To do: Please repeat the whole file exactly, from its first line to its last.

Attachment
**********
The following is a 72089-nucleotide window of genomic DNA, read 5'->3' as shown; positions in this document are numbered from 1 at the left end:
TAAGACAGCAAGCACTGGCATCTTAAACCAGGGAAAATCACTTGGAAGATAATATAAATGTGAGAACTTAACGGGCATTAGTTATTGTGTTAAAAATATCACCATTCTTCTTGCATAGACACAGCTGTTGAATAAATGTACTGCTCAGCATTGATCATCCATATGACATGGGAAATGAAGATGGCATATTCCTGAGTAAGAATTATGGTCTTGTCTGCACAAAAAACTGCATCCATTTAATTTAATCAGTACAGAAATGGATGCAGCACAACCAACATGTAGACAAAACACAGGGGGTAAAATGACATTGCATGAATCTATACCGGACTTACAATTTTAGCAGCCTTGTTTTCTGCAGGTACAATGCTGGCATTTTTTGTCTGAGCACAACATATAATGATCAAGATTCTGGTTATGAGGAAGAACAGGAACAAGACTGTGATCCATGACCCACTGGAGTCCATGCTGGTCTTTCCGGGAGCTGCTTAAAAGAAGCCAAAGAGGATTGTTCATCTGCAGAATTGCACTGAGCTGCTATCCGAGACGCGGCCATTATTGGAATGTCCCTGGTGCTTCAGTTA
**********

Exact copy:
The following is a 72089-nucleotide window of genomic DNA, read 5'->3' as shown; positions in this document are numbered from 1 at the left end:
TAAGACAGCAAGCACTGGCATCTTAAACCAGGGAAAATCACTTGGAAGATAATATAAATGTGAGAACTTAACGGGCATTAGTTATTGTGTTAAAAATATCACCATTCTTCTTGCATAGACACAGCTGTTGAATAAATGTACTGCTCAGCATTGATCATCCATATGACATGGGAAATGAAGATGGCATATTCCTGAGTAAGAATTATGGTCTTGTCTGCACAAAAAACTGCATCCATTTAATTTAATCAGTACAGAAATGGATGCAGCACAACCAACATGTAGACAAAACACAGGGGGTAAAATGACATTGCATGAATCTATACCGGACTTACAATTTTAGCAGCCTTGTTTTCTGCAGGTACAATGCTGGCATTTTTTGTCTGAGCACAACATATAATGATCAAGATTCTGGTTATGAGGAAGAACAGGAACAAGACTGTGATCCATGACCCACTGGAGTCCATGCTGGTCTTTCCGGGAGCTGCTTAAAAGAAGCCAAAGAGGATTGTTCATCTGCAGAATTGCACTGAGCTGCTATCCGAGACGCGGCCATTATTGGAATGTCCCTGGTGCTTCAGTTA